This NASA satellite imagery shows Hurricane Lane in the Central Pacific Ocean southeast of the Hawaiian Islands Tuesday, Aug. 21, 2018. South Point on the Big Island of Hawaii is outlined at top left. Hawaii residents rushed to grocery stores Tuesday to stock up on bottled water, ramen and toilet paper as they faced the threat of heavy rain, flash flooding and high surf from the powerful and erratic hurricane expected to churn close to the islands or directly over them. The National Weather Service issued a hurricane watch for Hawaii, Maui and other smaller islands, meaning tropical storm-force winds, excessive rain and large swells could arrive starting Wednesday. (NASA via AP)

People stock up on water, ramen as hurricane menaces Hawaii

August 21, 2018 - 9:44 pm

HONOLULU (AP) — Hawaii residents rushed to grocery stores Tuesday to stock up on bottled water, ramen and toilet paper as they faced the threat of heavy rain, flash flooding and high surf from a powerful and erratic hurricane expected to churn close to the islands or directly over them.

The National Weather Service issued a hurricane watch for Hawaii, Maui and other smaller islands, meaning tropical storm-force winds, excessive rain and large swells could arrive starting Wednesday. It's possible Oahu and Kauai may later be included in an advisory for the hurricane packing potential maximum sustained winds of 155 mph.

Hurricane Lane "is forecast to move dangerously close to the main Hawaiian islands as a hurricane later this week, potentially bringing damaging winds and life-threatening flash flooding from heavy rainfall," the weather service's Central Pacific Hurricane Center warned as it got closer to the state.

The storm had been moving west but is expected to turn northwest toward the state Wednesday. There's some uncertainty to Lane's path — whether it moves north or south, meteorologist Gavin Shigesato said.

"It is much too early to confidently determine which, if any, of the main Hawaiian islands will be directly impacted by Lane," the weather service said.

But the hurricane center said the storm will move very close to or over the islands from Thursday through Saturday. Even if the center of Lane doesn't make landfall, the islands could be walloped with rain and wind.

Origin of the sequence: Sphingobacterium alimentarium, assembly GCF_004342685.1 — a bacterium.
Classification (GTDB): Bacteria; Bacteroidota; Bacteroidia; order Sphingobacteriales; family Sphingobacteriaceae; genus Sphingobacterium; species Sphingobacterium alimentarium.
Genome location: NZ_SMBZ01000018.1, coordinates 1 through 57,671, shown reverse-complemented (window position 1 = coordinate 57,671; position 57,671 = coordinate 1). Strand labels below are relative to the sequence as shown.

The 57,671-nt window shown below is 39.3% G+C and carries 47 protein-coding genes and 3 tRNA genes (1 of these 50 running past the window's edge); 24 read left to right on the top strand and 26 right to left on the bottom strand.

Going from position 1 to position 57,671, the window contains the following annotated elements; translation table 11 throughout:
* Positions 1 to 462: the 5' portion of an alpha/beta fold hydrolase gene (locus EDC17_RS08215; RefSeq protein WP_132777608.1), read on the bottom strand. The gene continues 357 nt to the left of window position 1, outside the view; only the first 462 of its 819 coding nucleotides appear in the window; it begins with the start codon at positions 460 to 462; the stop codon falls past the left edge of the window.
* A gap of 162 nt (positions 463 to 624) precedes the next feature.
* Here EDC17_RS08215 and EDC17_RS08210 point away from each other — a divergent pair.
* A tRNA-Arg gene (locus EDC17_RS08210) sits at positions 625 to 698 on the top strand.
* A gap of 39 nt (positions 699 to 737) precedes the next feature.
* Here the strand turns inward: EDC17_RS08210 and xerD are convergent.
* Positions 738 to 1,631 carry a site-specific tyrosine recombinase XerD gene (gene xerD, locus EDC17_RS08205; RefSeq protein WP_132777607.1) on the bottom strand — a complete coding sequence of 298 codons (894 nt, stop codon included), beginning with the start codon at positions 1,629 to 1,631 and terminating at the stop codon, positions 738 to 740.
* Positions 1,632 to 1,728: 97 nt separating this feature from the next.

The east side of the Big Island has taken the brunt from previous storms and is still reeling after lava from an erupting volcano wiped out entire neighborhoods. But early indications showed that the south end of the island up to the western side would be taking the brunt of the storm.

"At this time, it looks like maybe Puna will be spared," county Managing Director Wil Okabe said of the beleaguered, rural district. "But you never know."

Officials were urging residents across the islands to prepare.

"People are getting ready, which is exactly what we want," Maui County spokesman Rod Antone said. "I know people are taking trips to Costco, buying ramen, rice, the usual. Toilet paper."

He reminded people to have emergency kits ready and to "withdraw cash. Remember, if the power goes out, ATMs aren't going to be working."

Hawaiian Airlines is waiving change fees for tickets to, from, within and through Hawaii from Tuesday to Sunday.

Some customers were buying cases of bottled water at Island Grocery Depot in Kahului, Maui, manager Brian Arakaki said. He planned to call in more workers to cope with an expected afternoon rush.

On the south side of the Big Island, workers at Mizuno Superette in Pahala also were bracing for a busy afternoon.

"Right now, it's nice, everybody's calm," said Carla Andrade, a store clerk. "When everybody finishes work, they'll have time."

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Associated Press journalist Dan Joling in Anchorage, Alaska, contributed to this report.

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